Happe, Francesca G. E.
The autobiographical writings of three Asperger syndrome adults:
Problems of interpretation and implications for theory.
Autism and Asperger Syndrome. Ed. Uta Frith et al.
Cambridge: Cambridge University Press, 1991 (pp. 207-242).

Abstract: those autistic adults who manage to produce autobiographical works are among the most successful cases--in terms both of their degree of social adjustment and of their intellect. These writings, then, present a challenge to our theories of autism in so far as they represent and bring home to us the very real and striking range of abilities shown within the group of people [with Asperger syndrome]. A new theory of communication presented by Dan Sperber and Deirdre Wilson (1986) may hold the key to understanding the vast spectrum of autistic communication problems. This theory will be discussed ... and the claim made that in its light the writings of these able autistic adults have much to tell us about autism in general and the nature of autistic communication in particular. Relevance theory and the breakdown of communication in autism. The possible points of breakdown in autistic relevance.

DSM-IV's definition of autism
(slightly abridged)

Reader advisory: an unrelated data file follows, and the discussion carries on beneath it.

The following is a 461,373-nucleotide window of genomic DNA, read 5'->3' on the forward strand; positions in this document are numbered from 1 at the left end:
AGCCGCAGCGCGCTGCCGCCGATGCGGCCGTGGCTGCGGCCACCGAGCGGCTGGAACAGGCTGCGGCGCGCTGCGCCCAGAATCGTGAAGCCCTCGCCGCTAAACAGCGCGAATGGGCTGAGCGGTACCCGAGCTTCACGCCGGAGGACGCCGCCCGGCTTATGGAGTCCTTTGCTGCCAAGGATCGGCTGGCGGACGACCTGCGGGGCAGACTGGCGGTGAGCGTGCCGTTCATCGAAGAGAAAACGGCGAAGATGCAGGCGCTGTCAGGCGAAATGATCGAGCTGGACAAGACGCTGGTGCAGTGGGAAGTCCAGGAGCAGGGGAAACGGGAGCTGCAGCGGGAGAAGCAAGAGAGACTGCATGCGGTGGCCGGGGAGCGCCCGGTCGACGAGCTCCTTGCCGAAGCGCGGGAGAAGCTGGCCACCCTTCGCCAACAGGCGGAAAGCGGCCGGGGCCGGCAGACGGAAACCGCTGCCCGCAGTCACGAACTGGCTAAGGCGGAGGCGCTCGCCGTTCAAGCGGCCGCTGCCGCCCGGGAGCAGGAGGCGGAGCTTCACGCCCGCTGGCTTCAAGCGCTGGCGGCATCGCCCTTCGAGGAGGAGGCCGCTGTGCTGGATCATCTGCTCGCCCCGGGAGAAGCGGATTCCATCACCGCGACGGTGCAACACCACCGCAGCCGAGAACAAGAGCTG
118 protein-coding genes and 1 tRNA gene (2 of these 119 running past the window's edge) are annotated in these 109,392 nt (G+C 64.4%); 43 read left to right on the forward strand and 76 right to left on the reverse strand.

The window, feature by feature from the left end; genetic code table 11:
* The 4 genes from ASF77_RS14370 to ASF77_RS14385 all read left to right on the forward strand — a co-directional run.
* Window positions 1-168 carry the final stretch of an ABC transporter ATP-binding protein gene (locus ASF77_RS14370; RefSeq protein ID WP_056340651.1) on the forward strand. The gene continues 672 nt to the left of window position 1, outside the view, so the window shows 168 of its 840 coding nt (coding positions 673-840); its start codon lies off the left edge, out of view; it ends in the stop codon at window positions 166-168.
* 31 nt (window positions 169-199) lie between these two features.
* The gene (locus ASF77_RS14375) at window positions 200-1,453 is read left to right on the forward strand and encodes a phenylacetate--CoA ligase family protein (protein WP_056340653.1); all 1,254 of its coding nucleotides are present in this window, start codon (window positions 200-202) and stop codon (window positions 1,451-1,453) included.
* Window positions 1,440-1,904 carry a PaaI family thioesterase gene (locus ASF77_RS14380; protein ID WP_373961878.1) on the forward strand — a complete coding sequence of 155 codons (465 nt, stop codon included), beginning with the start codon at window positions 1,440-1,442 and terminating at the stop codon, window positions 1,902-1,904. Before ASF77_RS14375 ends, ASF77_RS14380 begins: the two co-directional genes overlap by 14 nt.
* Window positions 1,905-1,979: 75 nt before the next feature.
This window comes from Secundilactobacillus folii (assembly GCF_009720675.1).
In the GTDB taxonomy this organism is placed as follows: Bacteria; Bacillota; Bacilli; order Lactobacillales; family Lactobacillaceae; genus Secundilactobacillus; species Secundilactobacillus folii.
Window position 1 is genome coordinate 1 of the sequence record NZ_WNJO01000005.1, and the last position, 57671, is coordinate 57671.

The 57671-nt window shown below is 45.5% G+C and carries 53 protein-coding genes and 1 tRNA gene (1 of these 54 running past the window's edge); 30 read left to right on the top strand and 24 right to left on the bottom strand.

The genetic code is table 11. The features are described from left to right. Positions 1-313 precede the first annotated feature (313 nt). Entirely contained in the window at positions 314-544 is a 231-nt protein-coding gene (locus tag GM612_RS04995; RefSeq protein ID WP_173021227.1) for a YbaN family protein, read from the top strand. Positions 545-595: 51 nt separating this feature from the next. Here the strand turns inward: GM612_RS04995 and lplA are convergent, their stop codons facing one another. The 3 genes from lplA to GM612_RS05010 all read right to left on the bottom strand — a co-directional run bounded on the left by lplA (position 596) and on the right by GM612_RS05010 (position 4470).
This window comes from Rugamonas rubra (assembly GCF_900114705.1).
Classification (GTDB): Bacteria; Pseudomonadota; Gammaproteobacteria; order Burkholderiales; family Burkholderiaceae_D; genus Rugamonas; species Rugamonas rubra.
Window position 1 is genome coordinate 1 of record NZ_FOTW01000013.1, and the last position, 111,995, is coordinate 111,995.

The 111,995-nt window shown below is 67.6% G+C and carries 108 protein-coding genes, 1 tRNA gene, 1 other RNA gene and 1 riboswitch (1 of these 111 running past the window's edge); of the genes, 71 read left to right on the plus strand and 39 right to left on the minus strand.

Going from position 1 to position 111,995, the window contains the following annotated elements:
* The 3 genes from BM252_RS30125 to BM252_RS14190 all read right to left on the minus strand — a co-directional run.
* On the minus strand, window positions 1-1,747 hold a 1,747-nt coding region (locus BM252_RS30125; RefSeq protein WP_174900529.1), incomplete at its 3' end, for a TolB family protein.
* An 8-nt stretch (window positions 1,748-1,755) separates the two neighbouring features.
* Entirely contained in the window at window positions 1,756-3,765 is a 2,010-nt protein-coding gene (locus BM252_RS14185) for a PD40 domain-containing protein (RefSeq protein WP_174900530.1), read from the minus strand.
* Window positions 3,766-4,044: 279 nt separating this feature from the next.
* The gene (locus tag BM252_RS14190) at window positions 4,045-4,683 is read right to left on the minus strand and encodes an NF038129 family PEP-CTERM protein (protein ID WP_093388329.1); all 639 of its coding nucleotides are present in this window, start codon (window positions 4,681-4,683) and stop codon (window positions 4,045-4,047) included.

1. A total of six or more items from (1), (2), and (3), with at least two from (1) and one each from (2) and (3):
  2. (1) qualitative impairment in social interaction as manifested by:

    (a) marked impairment in the use of multiple nonverbal behaviors such as eye-to-eye gaze, facial expression, body postures, and gestures to regulate social interaction

    (b) failure to develop peer relationships appropriate to developmental level

    (c) a lack of spontaneous seeking to share enjoyment, interests, or achievements with other people (e.g., by a lack of showing, bringing, or pointing out objects of interest)

    (d) lack of social or emotional reciprocity

    (2) qualitative impairments in communication as manifested by:

    (a) delay in or total lack of the development of language

    (b) marked impairment in the ability to initiate or sustain conversation

    (c) stereotyped and repetitive use of language or idiosyncratic language

    (d) lack of varied, spontaneous make-believe play or social imitative play appropriate to developmental level

    (3) restricted repetitive and stereotyped patterns of behavior, interests, and activities as manifested by:

    (a) encompassing preoccupation with one or more stereotyped and restricted patterns of interest that is abnormal either in intensity or focus

    (b) inflexible adherence to specific nonfunctional routines or rituals

    (c) stereotyped and repetitive motor mannerisms

    (d) persistent preoccupation with parts of objects

  3. Delays or abnormal functionoing in at least one of the following areas with onset prior to age 3 years:
  4. (1) social interaction

    (2) language as used in social communication

    (3) symbolic or imaginative play

  5. The disturbance is not better accounted for by Rett's Disorder or Childhood Disintegrative Disorder



Maintained by Francis F. Steen, Communication Studies, University of California Los Angeles